and Senate minority leader Mitch McConnell, R-Ky., each learned a valuable lesson this week: Don’t make college basketball fans mad.
earned scorn for a promotional email about how to “score big” in business that had the subject line, “Don’t be like Wichita State.” Here’s what the email looked like:
Wichita State University’s basketball team, the Shockers, lost a squeaker to the University of Kentucky Wildcats Sunday.
According to a blog post
on the Wichita Eagle
’s website, University spokesman Barth Hague sent PR News
an email that said, “We think this approach is mean-spirited and beneath contempt.” He requested a formal apology.
What Hague got back was an email addressed to “Beth” and that offered PR News
products for free to make up for the slight. Hague replied, “At this stage, having just been insulted by your organization, free products are not something we’re interested in.”
has collected a litany of angry comments from Kansan PR pros outraged by the email, calling it tone-deaf and classless, among other things.
Meanwhile, the land of the team that defeated the Shockers by one point, McConnell’s most recent ad seems innocuous enough. It’s basically just a celebration of all the great things about Kentucky, including basketball.
The state boasts the last two NCAA basketball champions: Lousiville and the University of Kentucky. Both of those teams are highlighted in the commercial around the 1:08 mark:
To the naked eye, it seems harmless. To the trained basketball eye, of which there are many in Kentucky, it’s an egregious, unforgivable error.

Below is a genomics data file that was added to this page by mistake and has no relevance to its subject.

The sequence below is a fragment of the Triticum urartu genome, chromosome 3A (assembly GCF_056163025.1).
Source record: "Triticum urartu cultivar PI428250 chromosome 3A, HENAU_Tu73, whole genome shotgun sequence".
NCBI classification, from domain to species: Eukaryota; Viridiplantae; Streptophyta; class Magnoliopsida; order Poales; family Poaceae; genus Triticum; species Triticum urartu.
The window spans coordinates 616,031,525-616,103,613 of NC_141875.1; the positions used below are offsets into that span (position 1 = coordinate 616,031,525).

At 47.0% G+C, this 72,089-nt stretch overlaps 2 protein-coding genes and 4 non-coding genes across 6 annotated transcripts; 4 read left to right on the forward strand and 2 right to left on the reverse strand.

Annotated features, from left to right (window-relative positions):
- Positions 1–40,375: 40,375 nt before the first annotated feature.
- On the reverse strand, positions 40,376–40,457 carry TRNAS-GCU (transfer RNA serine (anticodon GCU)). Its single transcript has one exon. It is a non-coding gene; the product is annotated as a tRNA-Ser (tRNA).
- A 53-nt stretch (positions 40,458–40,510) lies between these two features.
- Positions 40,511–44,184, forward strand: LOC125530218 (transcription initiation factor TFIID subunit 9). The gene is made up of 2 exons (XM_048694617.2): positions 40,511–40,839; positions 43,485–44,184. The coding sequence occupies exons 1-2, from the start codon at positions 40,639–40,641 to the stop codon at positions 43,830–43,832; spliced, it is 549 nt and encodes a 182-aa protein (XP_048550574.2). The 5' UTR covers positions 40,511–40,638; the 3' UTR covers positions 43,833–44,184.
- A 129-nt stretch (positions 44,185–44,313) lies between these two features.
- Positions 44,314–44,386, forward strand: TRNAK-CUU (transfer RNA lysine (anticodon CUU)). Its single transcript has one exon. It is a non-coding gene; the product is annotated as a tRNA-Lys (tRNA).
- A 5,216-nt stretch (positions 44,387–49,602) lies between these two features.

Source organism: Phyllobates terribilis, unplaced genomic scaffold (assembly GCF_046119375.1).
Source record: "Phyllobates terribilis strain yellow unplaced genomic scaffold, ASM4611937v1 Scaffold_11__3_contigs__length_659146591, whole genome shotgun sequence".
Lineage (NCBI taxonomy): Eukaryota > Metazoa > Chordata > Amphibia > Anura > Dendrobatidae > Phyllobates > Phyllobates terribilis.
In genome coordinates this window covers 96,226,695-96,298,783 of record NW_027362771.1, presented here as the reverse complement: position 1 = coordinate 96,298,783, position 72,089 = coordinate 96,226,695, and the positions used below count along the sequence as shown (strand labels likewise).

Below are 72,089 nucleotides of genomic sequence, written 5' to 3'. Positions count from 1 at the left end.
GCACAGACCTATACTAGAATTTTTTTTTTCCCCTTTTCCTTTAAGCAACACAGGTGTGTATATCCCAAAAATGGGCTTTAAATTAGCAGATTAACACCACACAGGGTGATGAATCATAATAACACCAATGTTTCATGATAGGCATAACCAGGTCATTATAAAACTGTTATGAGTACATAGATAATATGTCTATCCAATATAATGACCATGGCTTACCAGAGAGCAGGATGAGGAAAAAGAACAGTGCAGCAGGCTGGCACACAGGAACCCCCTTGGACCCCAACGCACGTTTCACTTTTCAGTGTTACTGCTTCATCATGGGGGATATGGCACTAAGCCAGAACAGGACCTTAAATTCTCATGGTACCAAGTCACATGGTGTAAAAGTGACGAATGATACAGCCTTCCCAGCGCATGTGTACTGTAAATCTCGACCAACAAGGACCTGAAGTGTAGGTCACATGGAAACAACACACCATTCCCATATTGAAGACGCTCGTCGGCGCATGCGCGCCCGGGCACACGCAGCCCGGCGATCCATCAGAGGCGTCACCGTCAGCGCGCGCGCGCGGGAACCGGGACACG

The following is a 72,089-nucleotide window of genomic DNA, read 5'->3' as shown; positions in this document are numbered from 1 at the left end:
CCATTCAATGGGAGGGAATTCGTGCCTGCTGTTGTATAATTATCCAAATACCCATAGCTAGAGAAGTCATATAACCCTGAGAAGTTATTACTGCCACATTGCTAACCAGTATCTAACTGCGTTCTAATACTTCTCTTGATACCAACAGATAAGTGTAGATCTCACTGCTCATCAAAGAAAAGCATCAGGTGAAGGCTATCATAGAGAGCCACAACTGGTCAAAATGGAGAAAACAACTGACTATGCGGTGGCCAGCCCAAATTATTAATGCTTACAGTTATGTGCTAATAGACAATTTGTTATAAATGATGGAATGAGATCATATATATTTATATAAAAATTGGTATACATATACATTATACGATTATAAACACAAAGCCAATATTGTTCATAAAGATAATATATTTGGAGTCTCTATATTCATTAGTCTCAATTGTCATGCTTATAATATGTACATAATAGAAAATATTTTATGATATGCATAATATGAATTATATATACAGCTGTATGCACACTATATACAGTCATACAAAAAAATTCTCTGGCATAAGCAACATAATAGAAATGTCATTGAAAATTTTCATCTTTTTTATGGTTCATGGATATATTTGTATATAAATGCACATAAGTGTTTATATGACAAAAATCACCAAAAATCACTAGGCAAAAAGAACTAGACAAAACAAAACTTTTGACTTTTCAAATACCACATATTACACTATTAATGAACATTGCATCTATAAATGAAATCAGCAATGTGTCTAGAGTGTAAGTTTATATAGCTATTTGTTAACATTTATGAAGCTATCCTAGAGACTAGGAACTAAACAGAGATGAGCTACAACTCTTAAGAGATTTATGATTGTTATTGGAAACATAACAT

The team shown wearing blue and white is not Kentucky, but rather Duke, which won the championship in 2010. Adding insult to injury, Kentucky was famously beaten by Duke in 1992 in a last-second bucket simply known in basketball circles as “The Shot.”
In short, you couldn’t have picked a worse team to mistake for Kentucky.
McConnell’s opponent jumped all over it:
McConnell’s campaign jumped into action, replacing the Duke footage with what Deadspin
calls a “hastily” spliced shot of Julius Randle, who is currently on the UK team.
Oops again. The NCAA has strict rules against using images of a current athlete to promote, well, pretty much anything. The University of Kentucky sent a cease and desist to McConnell’s campaign:
The University of Kentucky consulted with the NCAA earlier today regarding footage of Julius Randle in a Mitch McConnell advertisement. Although the use of the student-athlete's image in the advertisement is not permissible, because it was done without the knowledge or permission of the university or the student-athlete, it is not an NCAA violation.
The campaign simply pulled the ad and apologized “for any inconvenience this may have caused.”
PR Daily co-editor Matt Wilson also contributed to this story.